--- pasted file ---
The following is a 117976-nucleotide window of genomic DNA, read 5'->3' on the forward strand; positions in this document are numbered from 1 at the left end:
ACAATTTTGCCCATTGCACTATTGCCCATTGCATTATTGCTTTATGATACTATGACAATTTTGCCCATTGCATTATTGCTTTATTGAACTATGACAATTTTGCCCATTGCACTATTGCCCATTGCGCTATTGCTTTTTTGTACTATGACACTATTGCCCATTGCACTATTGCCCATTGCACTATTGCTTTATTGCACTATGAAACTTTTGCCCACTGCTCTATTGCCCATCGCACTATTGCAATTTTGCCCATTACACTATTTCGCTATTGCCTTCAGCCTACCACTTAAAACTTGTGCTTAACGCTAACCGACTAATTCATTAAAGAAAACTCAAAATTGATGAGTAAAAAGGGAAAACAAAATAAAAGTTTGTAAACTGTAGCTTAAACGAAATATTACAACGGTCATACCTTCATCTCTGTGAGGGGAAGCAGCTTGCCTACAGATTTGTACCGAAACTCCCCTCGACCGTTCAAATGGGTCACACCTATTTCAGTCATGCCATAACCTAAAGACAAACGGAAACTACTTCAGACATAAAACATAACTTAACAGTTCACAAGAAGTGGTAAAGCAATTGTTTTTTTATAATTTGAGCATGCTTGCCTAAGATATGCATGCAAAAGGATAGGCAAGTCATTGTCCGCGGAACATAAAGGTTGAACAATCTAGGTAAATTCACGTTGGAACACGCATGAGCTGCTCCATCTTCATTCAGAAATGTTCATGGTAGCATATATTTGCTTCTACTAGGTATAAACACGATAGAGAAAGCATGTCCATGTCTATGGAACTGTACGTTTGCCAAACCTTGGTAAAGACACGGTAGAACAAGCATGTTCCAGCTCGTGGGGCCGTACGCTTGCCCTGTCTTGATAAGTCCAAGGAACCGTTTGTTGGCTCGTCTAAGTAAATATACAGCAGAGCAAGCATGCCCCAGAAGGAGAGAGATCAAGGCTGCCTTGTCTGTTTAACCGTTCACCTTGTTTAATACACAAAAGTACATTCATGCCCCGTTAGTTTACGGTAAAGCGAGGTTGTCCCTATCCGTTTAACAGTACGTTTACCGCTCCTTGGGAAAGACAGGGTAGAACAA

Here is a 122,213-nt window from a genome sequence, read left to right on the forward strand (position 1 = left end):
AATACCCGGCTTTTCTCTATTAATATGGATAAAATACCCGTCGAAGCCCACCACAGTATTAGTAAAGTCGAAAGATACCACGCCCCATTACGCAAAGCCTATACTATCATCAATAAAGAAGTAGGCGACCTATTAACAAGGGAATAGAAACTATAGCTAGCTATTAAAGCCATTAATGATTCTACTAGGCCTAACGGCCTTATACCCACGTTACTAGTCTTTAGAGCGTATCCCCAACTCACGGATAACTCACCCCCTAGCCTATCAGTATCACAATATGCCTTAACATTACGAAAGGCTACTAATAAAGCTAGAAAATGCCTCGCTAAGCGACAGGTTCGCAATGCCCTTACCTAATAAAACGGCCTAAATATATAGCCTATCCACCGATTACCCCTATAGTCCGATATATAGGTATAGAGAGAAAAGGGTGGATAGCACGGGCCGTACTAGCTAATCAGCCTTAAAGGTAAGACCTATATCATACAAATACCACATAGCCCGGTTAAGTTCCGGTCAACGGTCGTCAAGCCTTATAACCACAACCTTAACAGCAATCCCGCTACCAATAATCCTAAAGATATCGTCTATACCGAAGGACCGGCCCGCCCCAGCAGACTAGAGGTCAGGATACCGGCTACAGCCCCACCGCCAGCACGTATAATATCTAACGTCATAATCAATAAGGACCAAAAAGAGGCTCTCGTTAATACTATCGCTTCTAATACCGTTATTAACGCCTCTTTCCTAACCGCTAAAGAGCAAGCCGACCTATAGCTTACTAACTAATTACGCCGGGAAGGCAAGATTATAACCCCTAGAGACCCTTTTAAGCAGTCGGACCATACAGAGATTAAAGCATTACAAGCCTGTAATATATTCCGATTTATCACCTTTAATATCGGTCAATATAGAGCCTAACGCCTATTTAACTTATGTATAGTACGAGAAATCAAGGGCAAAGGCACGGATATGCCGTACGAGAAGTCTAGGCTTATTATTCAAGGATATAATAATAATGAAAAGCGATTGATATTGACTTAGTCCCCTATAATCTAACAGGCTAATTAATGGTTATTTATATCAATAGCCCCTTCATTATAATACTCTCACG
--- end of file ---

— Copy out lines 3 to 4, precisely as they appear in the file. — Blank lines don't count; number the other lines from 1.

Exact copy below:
Here is a 122,213-nt window from a genome sequence, read left to right on the forward strand (position 1 = left end):
AATACCCGGCTTTTCTCTATTAATATGGATAAAATACCCGTCGAAGCCCACCACAGTATTAGTAAAGTCGAAAGATACCACGCCCCATTACGCAAAGCCTATACTATCATCAATAAAGAAGTAGGCGACCTATTAACAAGGGAATAGAAACTATAGCTAGCTATTAAAGCCATTAATGATTCTACTAGGCCTAACGGCCTTATACCCACGTTACTAGTCTTTAGAGCGTATCCCCAACTCACGGATAACTCACCCCCTAGCCTATCAGTATCACAATATGCCTTAACATTACGAAAGGCTACTAATAAAGCTAGAAAATGCCTCGCTAAGCGACAGGTTCGCAATGCCCTTACCTAATAAAACGGCCTAAATATATAGCCTATCCACCGATTACCCCTATAGTCCGATATATAGGTATAGAGAGAAAAGGGTGGATAGCACGGGCCGTACTAGCTAATCAGCCTTAAAGGTAAGACCTATATCATACAAATACCACATAGCCCGGTTAAGTTCCGGTCAACGGTCGTCAAGCCTTATAACCACAACCTTAACAGCAATCCCGCTACCAATAATCCTAAAGATATCGTCTATACCGAAGGACCGGCCCGCCCCAGCAGACTAGAGGTCAGGATACCGGCTACAGCCCCACCGCCAGCACGTATAATATCTAACGTCATAATCAATAAGGACCAAAAAGAGGCTCTCGTTAATACTATCGCTTCTAATACCGTTATTAACGCCTCTTTCCTAACCGCTAAAGAGCAAGCCGACCTATAGCTTACTAACTAATTACGCCGGGAAGGCAAGATTATAACCCCTAGAGACCCTTTTAAGCAGTCGGACCATACAGAGATTAAAGCATTACAAGCCTGTAATATATTCCGATTTATCACCTTTAATATCGGTCAATATAGAGCCTAACGCCTATTTAACTTATGTATAGTACGAGAAATCAAGGGCAAAGGCACGGATATGCCGTACGAGAAGTCTAGGCTTATTATTCAAGGATATAATAATAATGAAAAGCGATTGATATTGACTTAGTCCCCTATAATCTAACAGGCTAATTAATGGTTATTTATATCAATAGCCCCTTCATTATAATACTCTCACG